Jihyun Leeis a Managing Director and Head of IT at Bank Julius Baer based in Singapore. She has been working in technology leadership roles in financial service for over 20 years, based primarily in Singapore and New York.
Perhaps we could start with an overview of your career and why you decided to take the route you took after graduating?
I began my career in South Korea after graduating from Ewha Womans University with a BA in French Literature, a very different space to where I have found myself in my career. It was a female-only college so I never had any of the exposure that one might have with gender inequality at an academic level. Social stigma didn’t really exist at school, we were all equals. After graduation, I joined one of the largest employers in South Korea, a firm who hires thousands into their graduate cohort every year, yet only 1% were female. It was then when I had my first experience being socially defined.
I didn’t want to grow up confined within that narrative, so I relocated to New York at a young age to develop my career. I joined CitiGroup and then moved to Dell where I spent 5 years as a Project Manager consulting to clients.
Afterwards, I spent 17 years in Credit Suisse and was lucky enough to lead technology teams across a number of business units, from Private Equity and Prime Services to Client Trading and Private Banking.
I joined BJB in 2016 as the Head of IT where I am responsible for a team in Singapore, a small team in Hong Kong and also an offshore team. We take care of all things Run-The-Bank for the APAC region and I report into Zurich.
Have you had any positive experiences working as a female technology leader working in banks?
When I moved to the US, I was not being seen primarily as a female but simply a high potential talent, which definitely helped make the experience better. I have also had female role models very early in my career – at Citi I had a female mentor and then at Dell I had a female boss.
I have experienced quite a lot of internal mobility, which I attribute to the strong support my managers have given me, encouraging me to take on new challenges and get out of my comfort zone.
Moving to BJB, it gives me great confidence that such an organisation is willing to hire a female Head of IT and I have in turn hired other senior females for positions like COO. It is great to see that there is a career path in IT for females here.
At what point in your career was it the toughest and how did you overcome those periods of time?
I noticed signs of gender inequality again when I relocated to Singapore. I felt that there was still a strong social stigma on how to look and act as a female. In the banking industry, for example, roles like Relationship Managers have always been a role for females.
My biggest challenge though was leading an IT team that supported the Prime Services business in Hong Kong. This was the biggest role I had been given and I was still quite junior in terms of experience. I was supporting the front office but did not actually have the thick skin I do now to support my traders and stakeholders. I told my boss I couldn’t do the job and advised them to hire someone else. I overcame the challenge by being proactive and thinking about the greater good. At the time, it felt like a big step back but it actually allowed me to better reflect and reposition myself.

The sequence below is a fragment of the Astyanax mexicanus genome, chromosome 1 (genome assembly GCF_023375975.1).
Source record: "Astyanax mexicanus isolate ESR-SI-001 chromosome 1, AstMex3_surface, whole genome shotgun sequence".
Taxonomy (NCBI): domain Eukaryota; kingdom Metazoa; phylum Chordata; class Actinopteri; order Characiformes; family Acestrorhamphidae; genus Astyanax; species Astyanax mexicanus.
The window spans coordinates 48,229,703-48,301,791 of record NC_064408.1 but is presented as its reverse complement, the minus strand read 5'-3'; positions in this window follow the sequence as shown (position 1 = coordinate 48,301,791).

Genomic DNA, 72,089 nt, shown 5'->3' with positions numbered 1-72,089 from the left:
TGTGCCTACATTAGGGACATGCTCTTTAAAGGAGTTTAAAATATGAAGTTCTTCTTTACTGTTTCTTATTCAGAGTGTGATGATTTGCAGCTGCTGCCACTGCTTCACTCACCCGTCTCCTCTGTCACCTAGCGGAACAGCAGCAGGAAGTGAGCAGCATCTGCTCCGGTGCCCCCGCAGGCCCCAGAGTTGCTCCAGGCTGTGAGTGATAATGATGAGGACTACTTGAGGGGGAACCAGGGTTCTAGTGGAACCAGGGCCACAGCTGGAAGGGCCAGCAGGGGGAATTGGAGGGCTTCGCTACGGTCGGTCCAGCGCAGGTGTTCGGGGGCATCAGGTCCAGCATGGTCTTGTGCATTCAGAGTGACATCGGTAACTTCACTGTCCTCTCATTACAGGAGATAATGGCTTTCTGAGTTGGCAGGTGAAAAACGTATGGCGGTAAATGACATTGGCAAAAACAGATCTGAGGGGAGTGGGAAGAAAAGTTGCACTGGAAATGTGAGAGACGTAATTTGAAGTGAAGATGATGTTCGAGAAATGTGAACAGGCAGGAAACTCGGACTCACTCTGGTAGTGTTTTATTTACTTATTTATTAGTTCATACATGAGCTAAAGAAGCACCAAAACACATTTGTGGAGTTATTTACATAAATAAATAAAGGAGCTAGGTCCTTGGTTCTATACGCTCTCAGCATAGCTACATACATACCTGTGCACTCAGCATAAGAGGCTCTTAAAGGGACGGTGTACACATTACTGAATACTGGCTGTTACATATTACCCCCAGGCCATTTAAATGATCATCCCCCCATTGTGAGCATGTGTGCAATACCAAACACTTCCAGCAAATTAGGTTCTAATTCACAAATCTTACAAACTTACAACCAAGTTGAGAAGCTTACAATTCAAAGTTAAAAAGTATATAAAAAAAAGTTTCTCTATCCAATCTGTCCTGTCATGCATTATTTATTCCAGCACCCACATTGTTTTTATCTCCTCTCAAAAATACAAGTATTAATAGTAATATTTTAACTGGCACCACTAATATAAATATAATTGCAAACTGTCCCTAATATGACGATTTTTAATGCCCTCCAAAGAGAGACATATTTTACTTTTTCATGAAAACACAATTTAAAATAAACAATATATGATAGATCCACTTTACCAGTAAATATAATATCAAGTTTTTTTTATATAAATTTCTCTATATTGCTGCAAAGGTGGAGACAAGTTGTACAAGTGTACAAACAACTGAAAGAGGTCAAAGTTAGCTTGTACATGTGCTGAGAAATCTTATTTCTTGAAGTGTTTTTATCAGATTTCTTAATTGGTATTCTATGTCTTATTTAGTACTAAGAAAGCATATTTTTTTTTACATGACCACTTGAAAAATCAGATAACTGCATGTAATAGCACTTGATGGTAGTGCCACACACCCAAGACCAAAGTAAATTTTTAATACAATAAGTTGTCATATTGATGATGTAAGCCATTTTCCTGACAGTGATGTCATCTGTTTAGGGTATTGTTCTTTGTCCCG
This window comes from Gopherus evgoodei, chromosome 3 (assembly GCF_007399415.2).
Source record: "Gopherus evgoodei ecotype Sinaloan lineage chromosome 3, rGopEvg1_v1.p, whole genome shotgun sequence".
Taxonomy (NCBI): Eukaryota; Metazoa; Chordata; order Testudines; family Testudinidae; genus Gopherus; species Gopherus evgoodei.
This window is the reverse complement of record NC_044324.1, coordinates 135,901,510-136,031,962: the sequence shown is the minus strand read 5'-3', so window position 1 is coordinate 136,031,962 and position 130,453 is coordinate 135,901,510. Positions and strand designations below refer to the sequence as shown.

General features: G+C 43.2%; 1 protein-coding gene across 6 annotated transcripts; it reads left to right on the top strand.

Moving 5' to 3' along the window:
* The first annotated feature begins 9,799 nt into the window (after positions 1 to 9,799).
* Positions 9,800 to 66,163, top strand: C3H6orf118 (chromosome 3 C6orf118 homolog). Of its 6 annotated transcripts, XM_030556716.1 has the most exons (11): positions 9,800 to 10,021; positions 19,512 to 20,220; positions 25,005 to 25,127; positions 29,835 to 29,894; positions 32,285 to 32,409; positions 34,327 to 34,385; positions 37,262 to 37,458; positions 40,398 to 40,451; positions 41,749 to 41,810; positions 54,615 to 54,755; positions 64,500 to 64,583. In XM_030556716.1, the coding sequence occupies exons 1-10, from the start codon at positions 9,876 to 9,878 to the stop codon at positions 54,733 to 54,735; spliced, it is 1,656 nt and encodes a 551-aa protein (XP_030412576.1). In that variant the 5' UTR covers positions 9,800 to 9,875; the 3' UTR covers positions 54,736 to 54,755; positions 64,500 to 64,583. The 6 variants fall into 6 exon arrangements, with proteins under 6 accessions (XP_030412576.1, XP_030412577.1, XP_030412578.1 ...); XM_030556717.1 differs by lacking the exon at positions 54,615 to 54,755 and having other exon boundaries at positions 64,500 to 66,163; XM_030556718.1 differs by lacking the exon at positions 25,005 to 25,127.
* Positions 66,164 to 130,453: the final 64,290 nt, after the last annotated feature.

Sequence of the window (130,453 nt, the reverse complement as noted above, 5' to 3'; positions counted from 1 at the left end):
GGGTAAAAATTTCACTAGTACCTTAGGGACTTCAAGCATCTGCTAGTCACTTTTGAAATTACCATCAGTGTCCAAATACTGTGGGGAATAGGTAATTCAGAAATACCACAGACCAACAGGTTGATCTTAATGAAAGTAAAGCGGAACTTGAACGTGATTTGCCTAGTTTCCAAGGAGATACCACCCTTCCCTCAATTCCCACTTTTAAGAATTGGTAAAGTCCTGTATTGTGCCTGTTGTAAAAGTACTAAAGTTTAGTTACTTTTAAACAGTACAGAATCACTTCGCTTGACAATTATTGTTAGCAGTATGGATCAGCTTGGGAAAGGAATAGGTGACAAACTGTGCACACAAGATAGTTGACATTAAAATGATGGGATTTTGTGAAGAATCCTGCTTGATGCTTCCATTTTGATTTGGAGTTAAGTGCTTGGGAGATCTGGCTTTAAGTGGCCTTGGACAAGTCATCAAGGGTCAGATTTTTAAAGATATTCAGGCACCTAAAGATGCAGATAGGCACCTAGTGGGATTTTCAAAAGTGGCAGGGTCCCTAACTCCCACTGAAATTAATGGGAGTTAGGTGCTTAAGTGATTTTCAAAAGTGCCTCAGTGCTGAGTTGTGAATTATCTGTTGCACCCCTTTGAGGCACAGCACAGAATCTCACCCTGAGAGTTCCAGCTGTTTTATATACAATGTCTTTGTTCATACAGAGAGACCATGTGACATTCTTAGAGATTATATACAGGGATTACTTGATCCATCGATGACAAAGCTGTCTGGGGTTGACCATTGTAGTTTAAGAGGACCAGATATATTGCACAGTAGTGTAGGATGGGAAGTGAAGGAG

Do you think that any of the challenges that you faced were because of your gender?
I do think that as a female I had obstacles to overcome just because of the innate differences between male and female. For example, men by nature, in my experience, tend to have a bigger network in the bank and the wider industry. Women are not always natural networkers or, have home commitments that make it harder to network outside of working hours, where most networking is done in the industry. I have seen a fair share of what I would call strong male networks which females just don’t get invited to.
As a senior female figure in Financial Services IT, what advice would you give to other leaders, male or female, on how to attract, retain and develop diverse candidates?
As a leader, it is important to create an environment that allows females to develop. This involves encouraging them to continuously learn, be curious, take ownership and have a strong core. We must go one step further and actively encourage these behaviours so that females believe in themselves and have high self-esteem. In technology and operations functions, leaders should be delivery-focused as nothing else matters.
Giving them access to female role models is also very important, so is male support. For example, I ran the IT Women’s Council at Credit Suisse and helped set up the same at BJB when I joined.
We are going through a very unique experience right now with a focus on defining the new normal. In your opinion, how do we take into account diversity & inclusion in the new normal and use this as an opportunity to take a step forward with providing a platform for future female leaders?
Firstly, genuine diversity & inclusion is really based on trust and I think that being forced to work from home and manage our own time has really increased trust levels between teams. Telecommuting has been great at removing barriers such as gender, nationality and location, putting everyone on a level playing field.
The increased flexibility that comes with working remotely also brings great benefits to working mothers which may in turn attract and retain a higher number of females in the industry. However, we should be mindful that no single home environment is the same and some mothers may find it even harder to “switch off” while working from home.
For more Inspiring Business Women in APAC interviews, please click here.Posted 8 months ago